In 1950 the Casey family, being the Attorney General Charles Casey, his wife Helen Casey and their eight children Helen, Billy, Frank, Joan, Jimmy, Ruth, Teresa and Joe lived in Jerpoint on Elton Park. One sunny evening in May, nine-year-old Jimmy was walking down the road when he heard funny noises which he thought might be worth exploring. He wandered up the lane into the tennis club and saw elegantly attired players with racquets hitting balls over a net. He thought it was magic. He heard laughter, “good shot” and “30 love”, not to mention some language which was entirely unsuitable for a nine-year-old boy to hear.
After a while Jimmy turned to see a tall man entering the driveway pushing his bicycle. Jimmy was frightened and thought he was done for. The man must have sensed Jimmy’s fear because he laughed and said: “you can watch the tennis in more comfort from the seats above”. For Gus Farrell, this was a simple act of kindness, but for Jimmy it was life changing – his love affair with tennis and with Sandycove Tennis Club had begun, an affair that was to continue for the next 68 years.
Jimmy used a nice word to describe that day in 1950. He said that, for him, it was an epiphany, a moment of revelation. There are some other words and phrases that we associate with him. After meeting a nice woman he would say: ”she was a lovely lass”; when a serious point had to be made in conversation it was: “listen here head” and anyone chancing their arm would be called out with “that’s bullxxxx”. Jimmy had a finely tuned BS detector and never hesitated to rail against unfairness, injustice or prevailing wisdom.
Back in the tennis club, Jimmy graduated from observer to ball boy and then to tennis player. Soon he got his first Sandycove cap when he was selected for an under 15 team to play Green Road in Blackrock. As he remembers it, Roger Federer would not have prepared for this match with more care. He thoroughly examined all his strokes in the mirror at home the night before and willingly went to bed at 7.00 p.m. The result of that particular match went unrecorded, but Jimmy’s talent was immediately obvious, and he couldn’t wait to get on a league team to try his hand. Eventually in 1957 his big day arrived, and he was very proud to be selected to play for Sandycove Men’s First Team in Class 2 of the Dublin Leagues. His pride in being asked to represent the Club never waned over the next 60 years, although he did subsequently admit that his enthusiasm didn’t always stretch to going to bed at 7.00 p.m. the night before a match.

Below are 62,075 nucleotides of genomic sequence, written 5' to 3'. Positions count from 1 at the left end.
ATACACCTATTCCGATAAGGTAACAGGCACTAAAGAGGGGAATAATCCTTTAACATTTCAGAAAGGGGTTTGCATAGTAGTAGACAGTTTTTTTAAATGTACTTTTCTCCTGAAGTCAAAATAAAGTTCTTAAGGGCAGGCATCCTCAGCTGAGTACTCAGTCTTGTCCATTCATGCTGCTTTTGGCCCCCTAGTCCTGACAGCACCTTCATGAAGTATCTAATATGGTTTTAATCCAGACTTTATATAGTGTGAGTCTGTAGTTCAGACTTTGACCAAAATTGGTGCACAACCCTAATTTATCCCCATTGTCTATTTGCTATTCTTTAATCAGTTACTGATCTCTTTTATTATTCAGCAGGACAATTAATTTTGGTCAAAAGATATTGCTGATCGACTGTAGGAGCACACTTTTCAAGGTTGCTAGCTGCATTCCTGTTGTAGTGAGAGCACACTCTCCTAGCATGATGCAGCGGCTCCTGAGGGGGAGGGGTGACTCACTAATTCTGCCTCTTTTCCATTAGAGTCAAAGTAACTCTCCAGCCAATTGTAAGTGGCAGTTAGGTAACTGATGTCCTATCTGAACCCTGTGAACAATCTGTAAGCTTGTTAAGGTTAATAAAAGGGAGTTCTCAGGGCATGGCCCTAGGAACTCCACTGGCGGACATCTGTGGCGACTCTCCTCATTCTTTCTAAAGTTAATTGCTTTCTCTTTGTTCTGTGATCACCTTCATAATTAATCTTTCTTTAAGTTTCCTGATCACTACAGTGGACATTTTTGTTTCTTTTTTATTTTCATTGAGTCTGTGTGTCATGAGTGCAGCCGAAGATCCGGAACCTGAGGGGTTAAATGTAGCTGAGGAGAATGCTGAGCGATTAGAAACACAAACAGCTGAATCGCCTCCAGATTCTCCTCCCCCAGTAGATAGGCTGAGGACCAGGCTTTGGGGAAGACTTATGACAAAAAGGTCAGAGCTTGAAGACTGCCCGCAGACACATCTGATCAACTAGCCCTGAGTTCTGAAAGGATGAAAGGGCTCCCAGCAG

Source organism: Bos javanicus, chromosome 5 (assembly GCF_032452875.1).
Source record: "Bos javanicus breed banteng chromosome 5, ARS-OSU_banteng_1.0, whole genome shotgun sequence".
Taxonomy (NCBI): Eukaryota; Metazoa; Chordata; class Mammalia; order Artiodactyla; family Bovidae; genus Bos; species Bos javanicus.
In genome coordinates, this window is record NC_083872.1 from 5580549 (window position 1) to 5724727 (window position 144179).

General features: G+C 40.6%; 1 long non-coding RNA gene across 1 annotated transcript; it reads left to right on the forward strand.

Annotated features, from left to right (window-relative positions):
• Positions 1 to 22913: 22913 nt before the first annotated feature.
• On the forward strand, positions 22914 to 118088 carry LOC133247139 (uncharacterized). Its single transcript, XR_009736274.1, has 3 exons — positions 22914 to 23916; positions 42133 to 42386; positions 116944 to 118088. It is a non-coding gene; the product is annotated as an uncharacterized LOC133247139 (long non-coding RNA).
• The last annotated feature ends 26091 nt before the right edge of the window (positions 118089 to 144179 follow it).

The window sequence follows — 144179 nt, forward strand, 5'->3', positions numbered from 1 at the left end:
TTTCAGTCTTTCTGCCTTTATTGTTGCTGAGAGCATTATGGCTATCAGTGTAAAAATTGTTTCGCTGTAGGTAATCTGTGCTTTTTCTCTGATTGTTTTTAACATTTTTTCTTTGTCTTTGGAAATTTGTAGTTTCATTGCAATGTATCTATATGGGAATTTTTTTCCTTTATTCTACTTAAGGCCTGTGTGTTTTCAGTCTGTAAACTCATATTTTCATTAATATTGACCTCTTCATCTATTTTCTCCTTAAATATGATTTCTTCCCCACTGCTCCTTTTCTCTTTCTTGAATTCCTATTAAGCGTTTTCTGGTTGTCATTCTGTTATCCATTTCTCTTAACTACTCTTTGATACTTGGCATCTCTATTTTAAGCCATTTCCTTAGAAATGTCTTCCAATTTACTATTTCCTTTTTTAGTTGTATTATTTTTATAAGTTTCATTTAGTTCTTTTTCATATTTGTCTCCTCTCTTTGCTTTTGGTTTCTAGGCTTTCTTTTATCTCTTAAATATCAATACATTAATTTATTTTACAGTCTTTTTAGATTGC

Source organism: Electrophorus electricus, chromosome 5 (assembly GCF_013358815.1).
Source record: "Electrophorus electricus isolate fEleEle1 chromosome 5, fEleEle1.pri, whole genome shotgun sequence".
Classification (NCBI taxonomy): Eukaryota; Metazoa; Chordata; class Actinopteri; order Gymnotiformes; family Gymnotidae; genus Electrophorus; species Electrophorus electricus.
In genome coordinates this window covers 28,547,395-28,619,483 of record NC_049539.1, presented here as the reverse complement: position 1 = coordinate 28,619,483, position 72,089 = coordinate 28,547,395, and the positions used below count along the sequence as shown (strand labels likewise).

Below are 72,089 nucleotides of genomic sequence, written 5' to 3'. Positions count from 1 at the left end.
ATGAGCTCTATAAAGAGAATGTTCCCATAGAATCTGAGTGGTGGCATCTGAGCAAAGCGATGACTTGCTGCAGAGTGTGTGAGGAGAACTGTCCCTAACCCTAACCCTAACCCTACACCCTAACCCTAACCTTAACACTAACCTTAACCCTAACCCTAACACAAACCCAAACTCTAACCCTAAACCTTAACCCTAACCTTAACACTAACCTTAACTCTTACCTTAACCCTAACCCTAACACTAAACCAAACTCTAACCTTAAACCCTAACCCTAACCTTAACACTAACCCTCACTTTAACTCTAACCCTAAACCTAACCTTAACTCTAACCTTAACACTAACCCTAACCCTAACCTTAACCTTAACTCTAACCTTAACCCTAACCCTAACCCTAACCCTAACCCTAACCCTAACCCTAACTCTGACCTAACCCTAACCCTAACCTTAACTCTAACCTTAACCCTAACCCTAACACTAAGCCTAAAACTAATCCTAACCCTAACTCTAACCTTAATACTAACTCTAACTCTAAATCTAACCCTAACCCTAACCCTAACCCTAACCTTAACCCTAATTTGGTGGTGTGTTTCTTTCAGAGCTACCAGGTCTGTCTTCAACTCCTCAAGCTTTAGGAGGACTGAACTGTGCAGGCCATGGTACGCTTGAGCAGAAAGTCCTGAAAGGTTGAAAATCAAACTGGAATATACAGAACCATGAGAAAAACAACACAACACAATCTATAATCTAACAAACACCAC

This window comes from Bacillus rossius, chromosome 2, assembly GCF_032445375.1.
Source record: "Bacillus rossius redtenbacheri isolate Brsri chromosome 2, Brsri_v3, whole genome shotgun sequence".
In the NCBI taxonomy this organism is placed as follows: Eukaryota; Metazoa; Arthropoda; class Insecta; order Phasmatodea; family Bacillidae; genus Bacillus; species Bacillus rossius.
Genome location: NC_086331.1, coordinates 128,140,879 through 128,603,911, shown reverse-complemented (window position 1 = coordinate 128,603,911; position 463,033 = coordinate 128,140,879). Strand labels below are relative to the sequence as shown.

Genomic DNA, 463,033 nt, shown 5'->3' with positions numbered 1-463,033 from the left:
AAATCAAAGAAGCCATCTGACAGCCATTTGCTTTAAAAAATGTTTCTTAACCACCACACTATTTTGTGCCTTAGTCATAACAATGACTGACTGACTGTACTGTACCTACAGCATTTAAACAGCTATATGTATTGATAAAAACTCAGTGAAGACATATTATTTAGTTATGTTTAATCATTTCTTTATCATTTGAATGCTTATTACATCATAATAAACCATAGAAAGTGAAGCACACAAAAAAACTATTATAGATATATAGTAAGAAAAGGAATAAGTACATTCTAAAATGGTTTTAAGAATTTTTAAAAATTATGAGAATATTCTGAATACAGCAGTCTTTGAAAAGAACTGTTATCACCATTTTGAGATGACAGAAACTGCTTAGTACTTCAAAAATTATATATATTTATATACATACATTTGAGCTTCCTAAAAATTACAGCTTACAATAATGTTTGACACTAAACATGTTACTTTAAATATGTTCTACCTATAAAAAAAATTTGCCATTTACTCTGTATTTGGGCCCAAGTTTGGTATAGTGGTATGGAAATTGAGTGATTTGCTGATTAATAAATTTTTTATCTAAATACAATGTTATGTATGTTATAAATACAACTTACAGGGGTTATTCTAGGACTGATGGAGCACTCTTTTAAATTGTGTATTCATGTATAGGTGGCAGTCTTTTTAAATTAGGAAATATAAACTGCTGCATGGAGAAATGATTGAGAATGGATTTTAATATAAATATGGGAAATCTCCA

The leading players at the time were Tony Timmons and Gerry O’Shaughnessy. Jimmy couldn’t understand why they weren’t playing at Wimbledon, they were so good. Apart from them and Jimmy’s siblings, others who made the tennis club their playground around this time included the Hendersons, the Lyons’s, the Quinns, the Kanes, the O’Hanlons and the Farrells
Jimmy soon excelled on the national junior stage, famously winning the Irish Under 15 Boys Singles Championship in Fitzwilliam in 1955. A star was born.
Victories on the senior tournament circuit followed, two of his best years being 1973 and 1974. In 1973 he won the Irish Close title and was also selected to play for Leinster, a feat he repeated again in 1974. He won doubles titles with many partners, including the redoubtable John O’Shea and also with his cousin John Murray. He also won the Connaught Hard Court title.
As younger players took over winning the Club singles title, he was still chalking up doubles titles and embarked on a vets tennis career that saw him achieve international recognition at over 45 and over 50’s levels. He was very proud to represent Ireland at international events in California, Venezuela and other places in the company of John O’Brien, Harry Sheridan and others.
In the annals of Sandycove nobody stands higher than Jimmy Casey. Club Champion (14 times), Centenary Year Honorary Captain (1986), Inaugural Club President (1990) and Honorary Life Member. The Grand Slam. He did the lot. His contribution to the club on and off court is without parallel. Yet for Jimmy, it was always more about people than prizes, more about planning and process than final result, more about giving than taking.